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Unformatted text preview: Appearing in 5th Annual Symposium on Operating Systems Design and Implementation (OSDI). December, 2002. 1 TAG: a Tiny AGgregation Service for Ad-Hoc Sensor Networks Samuel Madden, Michael J. Franklin, and Joseph M. Hellerstein Wei Hong madden,franklin,jmh @cs.berkeley.edu email@example.com UC Berkeley Intel Research, Berkeley Abstract We present the Tiny AGgregation (TAG) service for ag- gregation in low-power, distributed, wireless environ- ments. TAG allows users to express simple, declarative queries and have them distributed and executed efficiently in networks of low-power, wireless sensors. We discuss various generic properties of aggregates, and show how those properties affect the performance of our in network approach. We include a performance study demonstrat- ing the advantages of our approach over traditional cen- tralized, out-of-network methods, and discuss a variety of optimizations for improving the performance and fault- tolerance of the basic solution. 1 Introduction Recent advances in computing technology have led to the production of a new class of computing device: the wire- less, battery powered, smart sensor . These new sen- sors are active, full fledged computers, capable not only of measuring real world phenomena but also filtering, shar- ing, and combining those measurements. One example of such small sensor devices are the motes under devel- opment at UC Berkeley. Current generation motes are roughly 2cm x 4cm x 1cm and are equipped with a radio, a processor, memory, a small battery pack, and a suite of sensors. The mote operating system, TinyOS, provides a set of primitives designed to facilitate the deployment of motes in ad-hoc networks. In such networks, devices can identify each other and route data without prior knowl- edge of or assumptions about the network topology, al- lowing the network topology to change as devices move, run out of power, or experience shifting waves of interfer- ence. Due to the relative ease of deployment of mote-based sen- sor networks, practitioners in a variety of fields have be- gun considering them for a range of monitoring and data collection tasks. For example: civil engineers are using motes to monitor building integrity during earthquakes This work has been partially supported by the NSF under grants IIS-0086057 and SI0122599, and by research funds from IBM, Intel, Microsoft, and the UC Micro program. ; biologists are planning mote deployments for habitat monitoring[21, 5]; administrators of large computer clus- ters are interested in using motes to monitor the tempera- ture and power usage in their data centers. All of these sensor applications depend on the ability to extract data from the network. Often, this data consists of summaries (or aggregations) rather than raw sensor read- ings. Other researchers have noted the importance of data aggregation in sensor networks [13, 10, 12]. This previous work has tended to view aggregation as an application- specific mechanism that would be programmed into the...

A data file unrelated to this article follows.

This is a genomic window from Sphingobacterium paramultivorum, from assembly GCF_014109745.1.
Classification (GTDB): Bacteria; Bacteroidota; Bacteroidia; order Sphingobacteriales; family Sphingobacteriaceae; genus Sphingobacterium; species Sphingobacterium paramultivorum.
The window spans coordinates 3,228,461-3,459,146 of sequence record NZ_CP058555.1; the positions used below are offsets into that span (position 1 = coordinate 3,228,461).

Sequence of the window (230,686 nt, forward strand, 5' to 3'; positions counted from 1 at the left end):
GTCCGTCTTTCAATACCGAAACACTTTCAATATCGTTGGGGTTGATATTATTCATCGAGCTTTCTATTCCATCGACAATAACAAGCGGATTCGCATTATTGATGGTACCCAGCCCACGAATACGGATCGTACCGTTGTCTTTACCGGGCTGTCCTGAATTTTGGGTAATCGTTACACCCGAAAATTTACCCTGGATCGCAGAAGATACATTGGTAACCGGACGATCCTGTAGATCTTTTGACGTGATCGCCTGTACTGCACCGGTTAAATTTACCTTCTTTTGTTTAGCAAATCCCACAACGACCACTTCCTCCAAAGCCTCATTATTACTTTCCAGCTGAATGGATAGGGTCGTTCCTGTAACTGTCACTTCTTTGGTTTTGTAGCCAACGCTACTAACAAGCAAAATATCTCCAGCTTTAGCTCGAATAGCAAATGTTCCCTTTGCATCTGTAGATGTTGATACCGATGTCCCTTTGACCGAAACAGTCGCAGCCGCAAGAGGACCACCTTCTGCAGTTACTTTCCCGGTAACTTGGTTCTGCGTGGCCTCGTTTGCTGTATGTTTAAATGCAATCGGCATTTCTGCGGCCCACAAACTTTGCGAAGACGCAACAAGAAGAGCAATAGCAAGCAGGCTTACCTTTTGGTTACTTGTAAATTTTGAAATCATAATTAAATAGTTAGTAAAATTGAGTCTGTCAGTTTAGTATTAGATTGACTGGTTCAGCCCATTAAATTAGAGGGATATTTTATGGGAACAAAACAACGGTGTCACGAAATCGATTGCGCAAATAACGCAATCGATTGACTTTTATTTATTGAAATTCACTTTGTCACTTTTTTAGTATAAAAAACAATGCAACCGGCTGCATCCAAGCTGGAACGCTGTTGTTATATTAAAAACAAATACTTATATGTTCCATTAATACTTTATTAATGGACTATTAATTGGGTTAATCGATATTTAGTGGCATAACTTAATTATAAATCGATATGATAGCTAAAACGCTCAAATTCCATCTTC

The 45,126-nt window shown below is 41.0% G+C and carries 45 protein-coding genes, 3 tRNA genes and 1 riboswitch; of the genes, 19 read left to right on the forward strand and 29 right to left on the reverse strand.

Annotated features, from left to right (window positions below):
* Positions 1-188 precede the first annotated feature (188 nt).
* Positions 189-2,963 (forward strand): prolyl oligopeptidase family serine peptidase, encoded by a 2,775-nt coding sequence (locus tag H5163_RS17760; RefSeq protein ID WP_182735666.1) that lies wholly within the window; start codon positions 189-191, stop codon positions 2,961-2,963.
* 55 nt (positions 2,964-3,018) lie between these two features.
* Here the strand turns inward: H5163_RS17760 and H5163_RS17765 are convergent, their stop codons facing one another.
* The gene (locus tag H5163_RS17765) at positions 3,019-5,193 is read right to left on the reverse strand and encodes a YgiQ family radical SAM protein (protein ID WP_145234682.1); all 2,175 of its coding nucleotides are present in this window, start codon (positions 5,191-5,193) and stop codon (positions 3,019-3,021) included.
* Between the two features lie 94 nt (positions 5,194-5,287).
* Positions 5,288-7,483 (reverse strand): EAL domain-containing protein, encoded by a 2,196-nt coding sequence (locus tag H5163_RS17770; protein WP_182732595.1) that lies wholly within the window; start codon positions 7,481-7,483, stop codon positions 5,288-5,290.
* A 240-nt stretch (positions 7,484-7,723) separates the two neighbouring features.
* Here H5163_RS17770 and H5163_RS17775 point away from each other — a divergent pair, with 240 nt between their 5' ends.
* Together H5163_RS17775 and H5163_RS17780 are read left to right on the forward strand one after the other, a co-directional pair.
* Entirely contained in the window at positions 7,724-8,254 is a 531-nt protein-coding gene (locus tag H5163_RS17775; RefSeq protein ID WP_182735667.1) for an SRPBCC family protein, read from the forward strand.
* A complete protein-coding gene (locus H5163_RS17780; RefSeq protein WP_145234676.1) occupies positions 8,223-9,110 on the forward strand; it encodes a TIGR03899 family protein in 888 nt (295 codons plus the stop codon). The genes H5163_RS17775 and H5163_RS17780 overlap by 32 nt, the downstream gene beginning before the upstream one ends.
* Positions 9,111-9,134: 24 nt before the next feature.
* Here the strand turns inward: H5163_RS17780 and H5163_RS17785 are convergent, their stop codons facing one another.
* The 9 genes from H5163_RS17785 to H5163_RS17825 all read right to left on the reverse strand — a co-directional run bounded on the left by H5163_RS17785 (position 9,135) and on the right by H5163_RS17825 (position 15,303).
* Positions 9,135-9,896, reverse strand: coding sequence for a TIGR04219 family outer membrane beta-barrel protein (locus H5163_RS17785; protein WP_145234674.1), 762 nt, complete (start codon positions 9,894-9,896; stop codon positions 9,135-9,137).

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This note was uploaded on 08/25/2011 for the course EEL 5937 taught by Professor Staff during the Spring '08 term at University of Central Florida.
- Spring '08